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RIP Tony Allen: The self-taught drummer who became the best in the world

The masterful musician helped pioneer Afrobeat and influenced many more global musical movements

  • Jesse Bernard
  • 1 May 2020

Tony Allen’s voice stretches far beyond the sound of his drums. You hear it in every Afrobeat artist that has since followed. You hear it in London today as a new wave of jazz thrives. He was of my grandparents' generation and his music is a legacy for that time in Nigeria. For many of us who grew up in Nigerian households, Tony Allen was the soundtrack to the joyful moments of our childhoods as parents and elders would gather in celebration. And if there ever is one word to sum up what Tony Allen brought to people’s ears: it’s joy. But that isn’t enough to describe someone who changed the course of West African music.

Fela Kuti once told Allen that he was able to sound like four drummers at once. They first began playing together in 1964 around the time Kuti returned to Nigeria from London where he had formed the band Koola Lobitos. Allen later became a founding member of the group's rebirth as Afrika '70, inspired by an increasing interest in activism and frustration with Nigeria' political landscape when the civil war ended in January that year.

There’s even a famous story of James Brown playing Nigeria in 1970 and his arranger carefully studying Fela and his band but with a special focus on Allen’s drumming. He was one of the musicians in the band that needed little direction. Allen would draw on highlife, soul, funk, jazz and traditional African drumming, one of the many reasons he was an integral member and cog within Afrika '70. Allen and Kuti were a prolific duo for years, one that would rival that of MJ and Scottie. It’s difficult to sum up in words alone what Allen brought to the group. Fittingly his own words do the best justice: “Some drummers don’t know what it means to play soft, it’s not in their book,” he said in 2016. “I know I can make my drums bring the house down if I have to. But I know how to make it subtle. You listen to it flowing like a river.

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Born in Lagos in 1940, it’s the story of self-teaching himself and working as an engineer for Lagos radio station in the Fifties that’s inspiring, his parents initially never wanted him to pursue a career in music. Particularly at a time where the country was under British control and in political turmoil that would culminate in the civil war in 1967. Allen saw a life for himself beyond Lagos and the drum would be his ticket out.

Even back then, while growing up listening and being inspired by Jùjú, the Yoruba sound popular when Allen was a child, he would soak it all in. At the same time, Allen was also receiving an education and his inspiration from across the Atlantic from jazz legends such as Dizzie Gillepsie, Thelonius Monk and Charlie Parker. Eventually he would play claves for Victor Olaiya’s Cool Cats band, whom Allen’s 2017 song is named after.

Allen’s detailing of when he quit a job at a club to work with Kuti and how he even handled that situation with grace really hammered home just the kind of musician and artist he was:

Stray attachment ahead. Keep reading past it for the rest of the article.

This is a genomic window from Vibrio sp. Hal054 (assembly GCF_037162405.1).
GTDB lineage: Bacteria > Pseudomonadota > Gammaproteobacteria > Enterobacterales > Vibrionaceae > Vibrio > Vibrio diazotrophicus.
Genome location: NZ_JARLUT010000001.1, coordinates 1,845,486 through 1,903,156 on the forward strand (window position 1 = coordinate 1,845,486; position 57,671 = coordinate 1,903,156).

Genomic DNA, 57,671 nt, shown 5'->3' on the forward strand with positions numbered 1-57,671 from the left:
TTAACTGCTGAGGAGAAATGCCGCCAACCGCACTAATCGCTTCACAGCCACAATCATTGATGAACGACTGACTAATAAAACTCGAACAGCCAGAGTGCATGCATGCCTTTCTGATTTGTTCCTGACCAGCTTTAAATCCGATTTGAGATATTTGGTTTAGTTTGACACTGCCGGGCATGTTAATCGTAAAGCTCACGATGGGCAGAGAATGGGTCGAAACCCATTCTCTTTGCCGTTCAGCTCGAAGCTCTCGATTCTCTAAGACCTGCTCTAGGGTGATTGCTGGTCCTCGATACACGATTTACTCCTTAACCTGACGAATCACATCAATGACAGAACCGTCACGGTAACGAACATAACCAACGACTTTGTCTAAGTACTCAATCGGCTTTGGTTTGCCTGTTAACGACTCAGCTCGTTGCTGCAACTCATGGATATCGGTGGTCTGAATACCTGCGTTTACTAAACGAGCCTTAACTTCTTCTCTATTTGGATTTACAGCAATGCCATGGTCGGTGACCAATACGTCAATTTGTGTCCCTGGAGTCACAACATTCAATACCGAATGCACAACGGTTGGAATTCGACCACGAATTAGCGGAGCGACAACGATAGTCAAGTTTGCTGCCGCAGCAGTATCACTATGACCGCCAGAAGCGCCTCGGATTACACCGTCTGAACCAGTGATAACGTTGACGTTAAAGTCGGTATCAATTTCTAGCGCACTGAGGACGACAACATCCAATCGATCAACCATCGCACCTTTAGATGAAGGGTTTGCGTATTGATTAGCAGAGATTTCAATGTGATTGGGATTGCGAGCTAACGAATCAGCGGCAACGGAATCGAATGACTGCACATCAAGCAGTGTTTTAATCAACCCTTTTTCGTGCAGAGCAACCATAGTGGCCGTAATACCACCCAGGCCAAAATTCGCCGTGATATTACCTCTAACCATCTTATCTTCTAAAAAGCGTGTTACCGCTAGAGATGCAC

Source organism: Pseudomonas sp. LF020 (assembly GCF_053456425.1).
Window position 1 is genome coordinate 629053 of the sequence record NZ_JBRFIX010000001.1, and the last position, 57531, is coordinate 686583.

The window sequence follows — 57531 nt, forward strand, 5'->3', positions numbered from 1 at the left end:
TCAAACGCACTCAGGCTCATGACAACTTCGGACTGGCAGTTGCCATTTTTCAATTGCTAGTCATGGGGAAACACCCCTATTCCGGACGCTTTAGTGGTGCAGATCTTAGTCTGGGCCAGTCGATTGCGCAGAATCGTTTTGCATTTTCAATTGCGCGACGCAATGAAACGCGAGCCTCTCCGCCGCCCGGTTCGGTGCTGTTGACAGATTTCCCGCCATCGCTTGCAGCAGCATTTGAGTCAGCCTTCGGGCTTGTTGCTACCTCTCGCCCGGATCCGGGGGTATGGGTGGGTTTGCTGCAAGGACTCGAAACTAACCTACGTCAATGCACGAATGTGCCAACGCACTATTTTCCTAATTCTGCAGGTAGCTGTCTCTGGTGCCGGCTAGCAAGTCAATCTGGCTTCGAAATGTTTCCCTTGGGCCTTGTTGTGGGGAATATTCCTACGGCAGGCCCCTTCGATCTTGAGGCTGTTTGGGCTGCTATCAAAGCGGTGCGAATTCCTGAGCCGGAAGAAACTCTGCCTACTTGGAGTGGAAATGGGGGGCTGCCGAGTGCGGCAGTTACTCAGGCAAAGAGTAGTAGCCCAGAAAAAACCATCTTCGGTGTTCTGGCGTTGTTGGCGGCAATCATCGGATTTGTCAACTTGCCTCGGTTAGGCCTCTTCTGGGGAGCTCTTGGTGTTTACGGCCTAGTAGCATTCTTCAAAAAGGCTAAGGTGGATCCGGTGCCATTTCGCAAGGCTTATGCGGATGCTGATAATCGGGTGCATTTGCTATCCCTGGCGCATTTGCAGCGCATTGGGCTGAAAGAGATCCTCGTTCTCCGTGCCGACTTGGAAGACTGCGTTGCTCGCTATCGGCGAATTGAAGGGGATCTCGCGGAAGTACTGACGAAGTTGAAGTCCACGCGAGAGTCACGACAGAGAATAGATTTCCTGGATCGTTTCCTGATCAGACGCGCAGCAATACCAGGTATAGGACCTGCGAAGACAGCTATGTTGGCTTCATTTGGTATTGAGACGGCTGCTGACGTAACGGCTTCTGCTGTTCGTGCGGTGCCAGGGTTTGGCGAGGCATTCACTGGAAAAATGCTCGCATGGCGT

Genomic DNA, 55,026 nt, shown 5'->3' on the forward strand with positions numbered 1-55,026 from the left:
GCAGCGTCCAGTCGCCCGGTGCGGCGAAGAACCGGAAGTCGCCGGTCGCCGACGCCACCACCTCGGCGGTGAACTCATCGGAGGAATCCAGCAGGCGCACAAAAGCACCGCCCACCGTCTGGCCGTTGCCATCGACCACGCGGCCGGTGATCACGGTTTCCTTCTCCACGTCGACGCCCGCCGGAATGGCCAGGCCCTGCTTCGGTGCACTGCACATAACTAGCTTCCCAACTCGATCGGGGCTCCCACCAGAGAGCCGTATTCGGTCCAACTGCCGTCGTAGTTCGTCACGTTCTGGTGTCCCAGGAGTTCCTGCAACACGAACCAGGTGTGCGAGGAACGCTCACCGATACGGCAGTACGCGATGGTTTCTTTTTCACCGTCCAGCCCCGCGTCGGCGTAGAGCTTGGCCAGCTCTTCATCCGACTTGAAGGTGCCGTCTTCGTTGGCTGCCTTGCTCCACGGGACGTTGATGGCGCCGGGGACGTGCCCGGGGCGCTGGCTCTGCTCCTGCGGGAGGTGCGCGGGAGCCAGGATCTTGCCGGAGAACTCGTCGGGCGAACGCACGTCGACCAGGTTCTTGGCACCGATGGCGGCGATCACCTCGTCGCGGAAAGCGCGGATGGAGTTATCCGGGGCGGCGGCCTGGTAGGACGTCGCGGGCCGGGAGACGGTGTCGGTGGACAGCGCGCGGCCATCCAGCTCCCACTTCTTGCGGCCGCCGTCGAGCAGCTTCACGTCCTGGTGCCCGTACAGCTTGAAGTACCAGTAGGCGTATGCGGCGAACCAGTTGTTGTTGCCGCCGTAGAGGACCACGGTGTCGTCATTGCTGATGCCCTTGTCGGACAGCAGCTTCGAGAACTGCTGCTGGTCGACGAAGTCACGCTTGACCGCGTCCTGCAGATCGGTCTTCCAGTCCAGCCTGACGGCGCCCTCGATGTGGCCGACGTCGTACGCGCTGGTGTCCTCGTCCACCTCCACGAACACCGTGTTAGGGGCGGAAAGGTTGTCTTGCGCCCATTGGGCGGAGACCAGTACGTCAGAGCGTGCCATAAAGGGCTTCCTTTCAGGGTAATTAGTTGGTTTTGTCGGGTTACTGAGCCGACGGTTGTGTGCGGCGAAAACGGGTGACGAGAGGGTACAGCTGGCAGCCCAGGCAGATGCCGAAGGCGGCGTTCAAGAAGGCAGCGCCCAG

“They thought I was joking, but I knew that with him was what I really wanted to achieve as a drummer: be extraordinary whichever way. And I think it’s only him that would let me reach that level. I had to gamble. So I took my salary and resigned. The manager of that club begged me to stay: “Do you want more money? I’ll give you more money.” “No, not a question of money now, it’s a question of future. I’m tired of the band already because it’s stagnant. I don’t see how I can improve in this band.” I told him I just want to be a musician.”

Allen worked closely with Kuti between 1964-1980, but their parting had been a prolonged one. When Allen released his debut solo album 'Jealousy' in 1975, Fela Kuti produced it. “Lagos was too small for me and Fela. It was a small place, and I wanted room to take off without causing competition,” Allen once said. That decision would spur on his move to Europe, eventually settling in Paris via London.

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As Fela Kuti once said, “Without Tony Allen, there would be no Afrobeat.” The statement has never been in doubt but in recent years as Afrobeat continued to thrive, you could hear Allen’s influence reach far and wide beyond. His work would lead him to collaborate with Damon Albarn, Flea from Red Hot Chilli Peppers, Paul Simonon and Simon Tong, but it was his work with Fela Kuti that brought an unknown name from Lagos to the world.

In 2016, Allen and Moses Boyd hosted a Boiler Room masterclass and it exemplified a passing of the torch between two kindred spirit drummers. However, that moment was also indicative of how much time Tony Allen had for the next generation of drummers and musicians: he would draw people into his orbit no matter what space or pocket of music they sat in.

Even in normal circumstances finding time to mourn can be difficult; and as we ride out this sombre melancholy we’re collectively in with COVID-19, moments of brevity and joy are more important than ever. Tony Allen’s music was joy packaged up and conveyed to us through his drumming. It’s warming to know that until the end, Allen was heavily invested in championing the next generation: “I never get satisfied and I’m still learning from others. The musical world is very spiritual, and I don’t think there’s an end to it. As musicians, it’s our mission to keep going.”

Jesse Bernard is a freelance writer, follow him on Twitter

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